When you have started your own small local music store there are a number of…
How to Increase Your Chance of Getting an Investor for your Record Labels
Raising capital to start a new record label business may seem very stressful, but it need not be overwhelming if you follow a few basic business practices. If you have a viable idea that will net a return for your investors and prepare a compelling business plan the chances are good that you can find investors to join you.
If you’re thinking about getting outside or equity capital to help fund your business, there are some things you need to do first, that can make your record label business more attractive to investors. Follow these simple ideas, and you’ll be well on your way to raising the money you need.
First, always talk to a qualified record label business attorney (not your family lawyer). There are a lot of laws pertaining to how equity capital can be raised from the public, and the laws change often. You need someone who understands not only these laws but also how to make sure that any business contracts are written to protect you and your business.
Talking about your company public. Although security laws in some countries have made it easier for companies to go public, and offer stock as a way to raise needed funds, this is still probably the riskiest choice. It is usually not a recommended option for very new or very small companies. Because of the number of legal issues involved, consulting with a knowledgeable attorney beforehand is vital. There is also a lot of stress involved in running a public company, and a considerable loss of autonomy and control. Before making this choice, be absolutely sure that this is the wisest course of action for your record label business.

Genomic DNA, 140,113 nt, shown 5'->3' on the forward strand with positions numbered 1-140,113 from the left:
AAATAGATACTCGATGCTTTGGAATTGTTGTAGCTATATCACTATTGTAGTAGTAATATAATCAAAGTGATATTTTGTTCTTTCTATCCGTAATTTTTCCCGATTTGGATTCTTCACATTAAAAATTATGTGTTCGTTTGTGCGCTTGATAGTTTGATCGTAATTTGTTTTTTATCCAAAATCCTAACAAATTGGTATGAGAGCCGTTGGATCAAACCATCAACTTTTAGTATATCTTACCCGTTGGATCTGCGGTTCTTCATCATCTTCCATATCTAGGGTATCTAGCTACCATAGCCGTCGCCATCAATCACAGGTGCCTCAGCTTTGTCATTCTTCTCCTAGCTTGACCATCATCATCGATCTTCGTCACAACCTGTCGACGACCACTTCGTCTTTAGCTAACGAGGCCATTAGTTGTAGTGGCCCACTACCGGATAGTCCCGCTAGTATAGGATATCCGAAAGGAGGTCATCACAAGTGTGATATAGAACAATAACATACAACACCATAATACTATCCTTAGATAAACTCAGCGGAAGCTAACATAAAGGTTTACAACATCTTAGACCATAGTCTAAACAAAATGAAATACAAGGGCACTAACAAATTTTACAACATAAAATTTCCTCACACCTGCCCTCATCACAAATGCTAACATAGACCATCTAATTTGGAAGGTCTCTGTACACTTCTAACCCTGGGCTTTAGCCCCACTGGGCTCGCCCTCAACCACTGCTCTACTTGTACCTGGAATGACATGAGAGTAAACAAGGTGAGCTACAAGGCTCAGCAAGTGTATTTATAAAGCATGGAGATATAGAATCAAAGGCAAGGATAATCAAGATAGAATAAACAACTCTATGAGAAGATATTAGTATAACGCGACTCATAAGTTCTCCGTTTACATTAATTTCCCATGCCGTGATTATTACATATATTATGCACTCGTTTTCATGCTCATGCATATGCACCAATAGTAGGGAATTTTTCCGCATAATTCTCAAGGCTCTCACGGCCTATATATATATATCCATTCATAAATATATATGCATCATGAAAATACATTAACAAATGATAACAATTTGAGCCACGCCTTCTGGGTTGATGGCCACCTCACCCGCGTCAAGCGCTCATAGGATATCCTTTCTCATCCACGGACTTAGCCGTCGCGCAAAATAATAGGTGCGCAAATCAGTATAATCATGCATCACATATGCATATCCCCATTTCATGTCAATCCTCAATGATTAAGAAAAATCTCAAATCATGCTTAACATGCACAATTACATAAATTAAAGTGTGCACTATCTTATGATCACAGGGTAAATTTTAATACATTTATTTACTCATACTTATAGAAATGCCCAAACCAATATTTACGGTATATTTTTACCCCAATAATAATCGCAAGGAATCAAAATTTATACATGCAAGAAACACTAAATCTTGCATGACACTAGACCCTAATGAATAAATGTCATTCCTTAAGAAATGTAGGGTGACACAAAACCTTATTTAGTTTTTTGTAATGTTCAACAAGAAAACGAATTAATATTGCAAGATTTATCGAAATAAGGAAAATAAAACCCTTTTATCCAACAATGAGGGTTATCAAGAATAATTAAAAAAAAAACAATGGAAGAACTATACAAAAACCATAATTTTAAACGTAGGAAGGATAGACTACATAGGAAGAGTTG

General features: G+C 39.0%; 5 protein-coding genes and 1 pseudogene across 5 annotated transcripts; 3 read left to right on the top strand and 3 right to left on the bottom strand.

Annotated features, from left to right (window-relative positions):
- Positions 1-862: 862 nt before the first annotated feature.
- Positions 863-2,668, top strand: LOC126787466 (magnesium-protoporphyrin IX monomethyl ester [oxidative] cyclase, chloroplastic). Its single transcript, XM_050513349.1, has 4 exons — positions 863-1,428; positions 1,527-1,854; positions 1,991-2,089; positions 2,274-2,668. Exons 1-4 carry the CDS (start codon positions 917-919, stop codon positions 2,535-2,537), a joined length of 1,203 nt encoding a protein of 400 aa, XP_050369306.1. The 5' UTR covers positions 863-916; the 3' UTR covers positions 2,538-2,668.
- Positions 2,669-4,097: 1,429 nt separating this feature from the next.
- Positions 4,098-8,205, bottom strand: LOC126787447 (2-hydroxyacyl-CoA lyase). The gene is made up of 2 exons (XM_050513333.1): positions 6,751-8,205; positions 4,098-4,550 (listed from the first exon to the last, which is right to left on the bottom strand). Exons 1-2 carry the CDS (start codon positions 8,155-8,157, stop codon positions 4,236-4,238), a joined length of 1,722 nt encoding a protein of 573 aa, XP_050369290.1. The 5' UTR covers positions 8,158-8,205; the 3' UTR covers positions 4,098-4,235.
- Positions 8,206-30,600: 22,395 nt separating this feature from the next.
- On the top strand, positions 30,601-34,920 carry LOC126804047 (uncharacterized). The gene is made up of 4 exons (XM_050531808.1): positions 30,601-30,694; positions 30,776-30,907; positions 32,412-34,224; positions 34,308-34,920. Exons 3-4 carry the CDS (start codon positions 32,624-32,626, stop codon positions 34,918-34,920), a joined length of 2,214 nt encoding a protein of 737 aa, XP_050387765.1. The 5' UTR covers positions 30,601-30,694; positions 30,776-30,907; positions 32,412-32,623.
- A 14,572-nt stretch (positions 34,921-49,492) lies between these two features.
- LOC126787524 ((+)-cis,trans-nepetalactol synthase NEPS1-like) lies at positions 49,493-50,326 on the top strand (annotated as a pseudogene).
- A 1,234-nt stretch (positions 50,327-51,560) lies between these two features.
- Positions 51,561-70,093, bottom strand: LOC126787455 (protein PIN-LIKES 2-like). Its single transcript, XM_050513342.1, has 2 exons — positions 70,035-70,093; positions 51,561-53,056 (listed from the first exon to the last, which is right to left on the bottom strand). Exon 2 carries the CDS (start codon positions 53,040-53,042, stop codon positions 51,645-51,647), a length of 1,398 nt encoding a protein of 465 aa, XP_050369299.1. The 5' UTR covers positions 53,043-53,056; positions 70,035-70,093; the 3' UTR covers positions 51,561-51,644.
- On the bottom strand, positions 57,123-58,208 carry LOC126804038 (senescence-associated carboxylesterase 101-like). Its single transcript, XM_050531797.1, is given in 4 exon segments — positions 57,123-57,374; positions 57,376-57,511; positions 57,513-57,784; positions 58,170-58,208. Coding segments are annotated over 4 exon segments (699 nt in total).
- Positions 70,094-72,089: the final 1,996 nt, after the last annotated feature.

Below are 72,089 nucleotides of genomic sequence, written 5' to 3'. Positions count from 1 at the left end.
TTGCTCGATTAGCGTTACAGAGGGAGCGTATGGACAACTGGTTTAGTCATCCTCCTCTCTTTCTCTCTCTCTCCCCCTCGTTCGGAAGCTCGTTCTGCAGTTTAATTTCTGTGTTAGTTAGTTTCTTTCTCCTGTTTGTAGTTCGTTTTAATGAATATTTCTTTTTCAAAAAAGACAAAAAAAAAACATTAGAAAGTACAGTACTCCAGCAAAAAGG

Using your savings or credit cards. This is the most common way for artist entrepreneurs to raise needed record label business capital. Before choosing this method, however, talk with your financial advisor. You want to look at the long-term consequences of using your savings, life insurance or credit cards, especially in the event that your business venture fails, or does not bring in the projected return on investment (ROI). If you do end up financing your project using credit cards, make sure that you shop around first, and find the card that will offer you the best rate and gives you the most “bang” for your buck.
Venture Capital and Angel Investors. Before even looking for venture capital, look at your company from an outsider’s point of view. Ask yourself these questions: Does your company have a solid track record?. Does your company have the potential of becoming very large in the next five to seven years? Does your company own a good percentage of its market, or does it stand to gain a large percentage in the next 12 to 18 months?. If you can answer yes to the above questions, your next step is to find a venture capital firm whose ideals and goals are in line with yours. Your next step should be to look at your “circle of influence” and see if you know someone who can give you a personal introduction to someone at the venture capital firm.
No matter which choice you make in looking for equity capital, by planning ahead, doing your homework and following the advice of your attorney, you’ll increase the probability of raising the money you need and making the relationship between you and your angel investors a profitable one.